In Renee Swindle's breezy third novel, A Pinch of Oooh La La (August 5th/ Penguin-Random House) narrator Abbey Lincoln Ross, discovers that her artist boyfriend is having multiple affairs while watching a documentary about him at a film festival. After suffering this spectacular public humiliation, Abbey pours all of all her energy into her Oakland bakery.
The novel, though, is never bitter. A Pinch of Oooh La La is full of sweets and treats and a band of folks who improvise and adapt as they seek the right ingredients for love. And there's plenty of funny. "I love the mix of drama and humor," Swindle said. "Sort of like a Breaking Bad. My last novel was about an alcoholic and when people said they laughed and cried--that was the best."
Baking is the perfect metaphor for Abbey's life as the novel begins. Bakers are in control. They understand that with the right ingredients, combined in precise measurements and a specific order, you get delicious. Abbey is in search of the right recipe for love but, as Swindle said, "there's no formula when it comes to love." Which is why Swindle gets Abby out of the kitchen and sets her on a quest for love.
As Swindle told me about her own recipe for writing novels she was sitting in her Oakland kitchen where she recently conquered her own fear of baking. She had a piece of her own cornbread in front of her. And, there was talk of making scones.
"I get one idea at a time and just start writing. I usually get to page fifty and then start over again. When I get to page 100 I do the same thing until I have a full draft. I'm not good at outlines," she said. "All those starts and stops help me figure out what the hell I'm doing. On this novel, though, after I wrote enough pages my editor made me write a synopsis. That was helpful because it helped me keep the story contained."
And then there's all that jazz that, along with baking, becomes a backdrop for Abbey's journey. The music comes in the form of Abbey's musician father Lincoln who has many children with many partners. In Lincoln, Swindle created a refreshing alternative to the absentee dad as he brings his very extended family together. Instead of the usual loathing that most couples that once loved each other so quickly embrace, Swindle's characters embrace each other and extend the definition of family. Unlike baking, jazz allows, insists upon, improvising. "Abbey," Swindle said, "is very nurturing and she has to figure out when to give and when to not give of herself. She has to let go of her recipe."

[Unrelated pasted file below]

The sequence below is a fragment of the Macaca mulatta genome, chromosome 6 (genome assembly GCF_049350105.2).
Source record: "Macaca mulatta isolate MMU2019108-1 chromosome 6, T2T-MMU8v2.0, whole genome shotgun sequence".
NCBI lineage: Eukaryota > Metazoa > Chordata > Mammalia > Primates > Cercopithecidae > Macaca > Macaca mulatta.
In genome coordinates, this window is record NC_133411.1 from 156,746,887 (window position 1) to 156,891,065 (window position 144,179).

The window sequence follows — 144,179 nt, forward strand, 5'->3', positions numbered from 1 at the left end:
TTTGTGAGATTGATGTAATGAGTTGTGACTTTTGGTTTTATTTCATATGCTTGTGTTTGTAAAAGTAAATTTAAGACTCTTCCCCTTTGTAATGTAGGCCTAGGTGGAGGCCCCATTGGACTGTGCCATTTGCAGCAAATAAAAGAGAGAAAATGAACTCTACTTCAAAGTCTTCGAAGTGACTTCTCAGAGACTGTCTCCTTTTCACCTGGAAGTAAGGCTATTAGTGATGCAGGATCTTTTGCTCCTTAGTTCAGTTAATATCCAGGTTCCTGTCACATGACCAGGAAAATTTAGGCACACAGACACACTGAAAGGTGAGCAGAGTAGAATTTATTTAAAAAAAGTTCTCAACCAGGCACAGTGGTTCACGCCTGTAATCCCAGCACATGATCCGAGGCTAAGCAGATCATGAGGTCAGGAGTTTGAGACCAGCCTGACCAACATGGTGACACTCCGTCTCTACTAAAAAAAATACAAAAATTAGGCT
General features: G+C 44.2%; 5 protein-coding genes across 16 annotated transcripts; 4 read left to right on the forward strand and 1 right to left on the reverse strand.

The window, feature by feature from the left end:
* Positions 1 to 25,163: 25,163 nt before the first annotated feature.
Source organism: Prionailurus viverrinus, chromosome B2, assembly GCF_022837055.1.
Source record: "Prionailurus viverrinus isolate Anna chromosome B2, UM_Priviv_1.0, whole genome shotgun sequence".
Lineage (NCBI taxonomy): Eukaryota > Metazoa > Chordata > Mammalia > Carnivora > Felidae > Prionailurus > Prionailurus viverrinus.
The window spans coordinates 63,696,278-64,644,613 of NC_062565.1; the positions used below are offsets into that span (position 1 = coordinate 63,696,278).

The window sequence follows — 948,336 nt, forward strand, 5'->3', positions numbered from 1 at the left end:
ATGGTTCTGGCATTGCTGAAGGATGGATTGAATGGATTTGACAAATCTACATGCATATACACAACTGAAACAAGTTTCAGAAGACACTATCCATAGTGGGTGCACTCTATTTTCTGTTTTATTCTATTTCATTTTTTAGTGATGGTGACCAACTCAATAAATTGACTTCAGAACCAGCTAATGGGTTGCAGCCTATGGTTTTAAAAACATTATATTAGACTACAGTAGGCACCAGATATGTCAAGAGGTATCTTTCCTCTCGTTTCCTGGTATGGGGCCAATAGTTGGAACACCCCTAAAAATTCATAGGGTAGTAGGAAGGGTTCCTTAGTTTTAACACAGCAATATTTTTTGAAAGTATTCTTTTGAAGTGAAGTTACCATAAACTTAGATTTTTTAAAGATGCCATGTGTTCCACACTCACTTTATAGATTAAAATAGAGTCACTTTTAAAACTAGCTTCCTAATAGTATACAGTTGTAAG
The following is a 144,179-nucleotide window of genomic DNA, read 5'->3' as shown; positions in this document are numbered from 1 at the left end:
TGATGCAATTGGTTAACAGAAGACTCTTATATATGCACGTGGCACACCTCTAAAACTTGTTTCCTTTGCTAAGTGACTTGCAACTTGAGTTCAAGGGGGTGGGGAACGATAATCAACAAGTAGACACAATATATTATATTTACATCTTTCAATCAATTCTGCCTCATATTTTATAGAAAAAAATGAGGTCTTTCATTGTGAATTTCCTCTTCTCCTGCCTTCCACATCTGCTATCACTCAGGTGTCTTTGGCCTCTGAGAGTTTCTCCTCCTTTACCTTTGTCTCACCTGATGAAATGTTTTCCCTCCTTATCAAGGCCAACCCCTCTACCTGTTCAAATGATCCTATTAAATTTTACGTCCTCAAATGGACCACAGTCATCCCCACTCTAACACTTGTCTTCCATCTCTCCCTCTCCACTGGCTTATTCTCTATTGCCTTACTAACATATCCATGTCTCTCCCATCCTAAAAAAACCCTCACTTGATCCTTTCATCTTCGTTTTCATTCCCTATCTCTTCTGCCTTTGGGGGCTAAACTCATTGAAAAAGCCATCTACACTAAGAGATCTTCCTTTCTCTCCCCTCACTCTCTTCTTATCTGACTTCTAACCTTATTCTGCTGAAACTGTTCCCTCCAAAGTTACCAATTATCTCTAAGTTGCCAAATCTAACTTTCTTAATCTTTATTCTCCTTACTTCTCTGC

A Pinch of Oooh La La is set in Oakland, which Swindle describes as her "funky little city." And while she love's the Oakland vibe, the city has more to offer as a backdrop. "I wanted to set my novel in the world that I see around me everyday. Oakland is racially mixed, socially diverse, vibrant community. It's the world that doesn't always get portrayed in fiction but it's the world so many of us live in."
Swindle feels drawn to dialogue. "Some writers a great at setting. I love to write dialogue," she said. "I like listening to how people speak and how they put their sentences together. Which is often funny."
Swindle's advice to new writers: "Get used to sitting with yourself and playing around everyday so you get the groove of discipline. Cause if you want to write a novel you're going to need that. To be with a book more than not. Like running, start out slow and let it build. Be nice to yourself."
Many Pinch readers will undoubtedly feel compelled to head for the kitchen to get their bake on. Or, like me, visit their favorite bakery. I suggest not resisting.
Renee Swindle is the author of Please Please Please, and Shake Down The Stars. She earned her BA from UC Irvine and her MFA from San Diego State University. More info here.
This article first appeared in FORTHMagazine on August 14, 2104.
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